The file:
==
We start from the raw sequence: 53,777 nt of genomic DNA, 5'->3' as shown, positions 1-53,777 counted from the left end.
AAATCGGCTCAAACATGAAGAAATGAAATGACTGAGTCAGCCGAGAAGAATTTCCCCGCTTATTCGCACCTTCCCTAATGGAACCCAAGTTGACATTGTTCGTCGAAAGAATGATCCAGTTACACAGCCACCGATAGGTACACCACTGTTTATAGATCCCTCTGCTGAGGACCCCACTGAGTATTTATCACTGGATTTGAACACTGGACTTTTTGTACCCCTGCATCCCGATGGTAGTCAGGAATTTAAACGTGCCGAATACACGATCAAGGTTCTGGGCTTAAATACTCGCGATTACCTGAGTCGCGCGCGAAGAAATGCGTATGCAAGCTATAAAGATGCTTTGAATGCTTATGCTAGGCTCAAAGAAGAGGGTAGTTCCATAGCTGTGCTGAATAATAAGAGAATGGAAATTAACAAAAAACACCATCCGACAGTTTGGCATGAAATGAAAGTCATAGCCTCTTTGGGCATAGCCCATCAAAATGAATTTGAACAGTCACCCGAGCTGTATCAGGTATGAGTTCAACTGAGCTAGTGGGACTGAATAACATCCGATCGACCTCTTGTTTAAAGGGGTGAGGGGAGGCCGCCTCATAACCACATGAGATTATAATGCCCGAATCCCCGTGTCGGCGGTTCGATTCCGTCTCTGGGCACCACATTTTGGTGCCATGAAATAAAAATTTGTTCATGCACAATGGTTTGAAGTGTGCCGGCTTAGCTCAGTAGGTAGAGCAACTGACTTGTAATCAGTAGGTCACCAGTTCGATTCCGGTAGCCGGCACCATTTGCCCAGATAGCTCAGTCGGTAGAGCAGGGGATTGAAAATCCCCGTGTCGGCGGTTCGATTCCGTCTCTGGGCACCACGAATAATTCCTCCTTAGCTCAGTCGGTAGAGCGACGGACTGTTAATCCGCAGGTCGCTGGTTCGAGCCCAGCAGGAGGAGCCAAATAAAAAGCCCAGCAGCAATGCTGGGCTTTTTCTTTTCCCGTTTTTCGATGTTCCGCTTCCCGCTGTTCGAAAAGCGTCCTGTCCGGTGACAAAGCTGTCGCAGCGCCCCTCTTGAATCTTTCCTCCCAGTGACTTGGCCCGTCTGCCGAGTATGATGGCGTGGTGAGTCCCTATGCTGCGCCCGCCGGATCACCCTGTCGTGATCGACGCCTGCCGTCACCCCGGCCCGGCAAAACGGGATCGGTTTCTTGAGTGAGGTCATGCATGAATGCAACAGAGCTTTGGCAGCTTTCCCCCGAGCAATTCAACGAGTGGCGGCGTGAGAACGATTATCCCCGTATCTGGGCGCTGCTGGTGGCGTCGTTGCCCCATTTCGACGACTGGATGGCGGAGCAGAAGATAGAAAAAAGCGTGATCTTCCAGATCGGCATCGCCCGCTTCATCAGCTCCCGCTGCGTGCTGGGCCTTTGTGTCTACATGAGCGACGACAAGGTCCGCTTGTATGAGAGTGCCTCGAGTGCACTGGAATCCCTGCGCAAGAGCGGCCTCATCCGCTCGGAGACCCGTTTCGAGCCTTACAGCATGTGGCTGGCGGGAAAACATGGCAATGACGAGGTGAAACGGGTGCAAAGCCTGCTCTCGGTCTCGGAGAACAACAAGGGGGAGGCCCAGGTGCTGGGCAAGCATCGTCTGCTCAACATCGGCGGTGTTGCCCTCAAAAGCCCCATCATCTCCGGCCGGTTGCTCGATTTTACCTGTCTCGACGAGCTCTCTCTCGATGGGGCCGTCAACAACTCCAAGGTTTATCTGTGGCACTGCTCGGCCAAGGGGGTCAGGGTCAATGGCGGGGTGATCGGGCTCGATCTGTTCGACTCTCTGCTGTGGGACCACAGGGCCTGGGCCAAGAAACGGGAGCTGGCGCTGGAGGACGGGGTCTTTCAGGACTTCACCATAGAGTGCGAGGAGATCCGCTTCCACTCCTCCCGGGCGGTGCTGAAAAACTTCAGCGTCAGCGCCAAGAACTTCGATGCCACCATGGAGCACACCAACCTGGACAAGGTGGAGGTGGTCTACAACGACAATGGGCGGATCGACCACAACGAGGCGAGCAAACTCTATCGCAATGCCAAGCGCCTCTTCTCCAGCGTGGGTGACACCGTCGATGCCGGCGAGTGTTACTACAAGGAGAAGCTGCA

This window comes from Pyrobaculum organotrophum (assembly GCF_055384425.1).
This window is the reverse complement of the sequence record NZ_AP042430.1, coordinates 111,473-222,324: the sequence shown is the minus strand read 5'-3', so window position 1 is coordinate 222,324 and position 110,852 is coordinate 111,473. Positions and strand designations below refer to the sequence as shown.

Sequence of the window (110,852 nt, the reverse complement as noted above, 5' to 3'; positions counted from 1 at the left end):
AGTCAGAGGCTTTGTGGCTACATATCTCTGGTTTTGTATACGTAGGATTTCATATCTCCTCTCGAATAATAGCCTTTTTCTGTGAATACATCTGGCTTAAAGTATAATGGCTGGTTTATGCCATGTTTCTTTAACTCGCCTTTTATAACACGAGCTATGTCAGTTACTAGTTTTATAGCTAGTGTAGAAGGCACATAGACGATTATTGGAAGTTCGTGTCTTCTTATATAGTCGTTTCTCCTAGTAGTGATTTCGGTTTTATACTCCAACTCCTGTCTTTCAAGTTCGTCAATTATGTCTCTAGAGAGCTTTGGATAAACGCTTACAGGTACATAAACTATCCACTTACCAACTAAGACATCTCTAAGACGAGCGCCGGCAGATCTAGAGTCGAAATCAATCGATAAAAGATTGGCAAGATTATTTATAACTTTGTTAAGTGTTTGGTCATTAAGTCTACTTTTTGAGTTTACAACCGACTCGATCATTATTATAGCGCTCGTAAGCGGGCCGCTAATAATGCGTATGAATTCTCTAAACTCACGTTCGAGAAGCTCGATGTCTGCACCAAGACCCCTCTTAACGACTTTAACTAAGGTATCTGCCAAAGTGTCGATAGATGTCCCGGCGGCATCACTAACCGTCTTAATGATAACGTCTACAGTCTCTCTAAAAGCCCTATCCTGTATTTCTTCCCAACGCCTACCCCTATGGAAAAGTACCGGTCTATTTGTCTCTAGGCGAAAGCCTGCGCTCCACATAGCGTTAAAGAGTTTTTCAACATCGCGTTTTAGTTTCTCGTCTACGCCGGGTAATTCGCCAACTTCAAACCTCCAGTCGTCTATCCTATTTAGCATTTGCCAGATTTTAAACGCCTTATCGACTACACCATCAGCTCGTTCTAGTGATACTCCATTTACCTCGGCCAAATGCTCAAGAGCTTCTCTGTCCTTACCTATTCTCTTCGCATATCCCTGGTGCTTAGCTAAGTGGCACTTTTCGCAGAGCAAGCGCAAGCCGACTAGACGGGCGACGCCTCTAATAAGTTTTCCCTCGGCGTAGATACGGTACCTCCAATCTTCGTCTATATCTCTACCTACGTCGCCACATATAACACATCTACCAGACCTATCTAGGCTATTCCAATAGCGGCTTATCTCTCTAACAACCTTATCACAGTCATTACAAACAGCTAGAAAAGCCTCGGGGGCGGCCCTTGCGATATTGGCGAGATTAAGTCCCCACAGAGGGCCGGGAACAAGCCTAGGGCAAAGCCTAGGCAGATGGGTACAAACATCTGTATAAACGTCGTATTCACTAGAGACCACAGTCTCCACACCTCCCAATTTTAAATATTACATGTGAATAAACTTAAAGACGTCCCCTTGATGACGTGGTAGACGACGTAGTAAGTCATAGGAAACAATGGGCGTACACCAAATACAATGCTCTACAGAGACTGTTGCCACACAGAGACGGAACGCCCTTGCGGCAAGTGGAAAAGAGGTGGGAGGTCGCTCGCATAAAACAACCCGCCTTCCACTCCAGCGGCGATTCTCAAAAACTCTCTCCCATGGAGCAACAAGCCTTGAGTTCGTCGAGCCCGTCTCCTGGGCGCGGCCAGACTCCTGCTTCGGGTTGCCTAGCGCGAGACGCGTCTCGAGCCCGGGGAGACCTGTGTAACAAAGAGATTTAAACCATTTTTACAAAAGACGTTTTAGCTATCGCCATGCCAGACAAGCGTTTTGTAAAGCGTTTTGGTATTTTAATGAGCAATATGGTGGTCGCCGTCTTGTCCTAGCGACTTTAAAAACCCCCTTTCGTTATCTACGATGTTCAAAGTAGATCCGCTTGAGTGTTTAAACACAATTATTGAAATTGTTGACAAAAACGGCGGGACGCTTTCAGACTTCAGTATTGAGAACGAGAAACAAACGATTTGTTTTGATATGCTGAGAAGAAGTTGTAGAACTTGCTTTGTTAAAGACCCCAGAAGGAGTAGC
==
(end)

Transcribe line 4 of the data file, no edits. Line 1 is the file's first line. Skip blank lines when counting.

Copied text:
This window is the reverse complement of the sequence record NZ_AP042430.1, coordinates 111,473-222,324: the sequence shown is the minus strand read 5'-3', so window position 1 is coordinate 222,324 and position 110,852 is coordinate 111,473. Positions and strand designations below refer to the sequence as shown.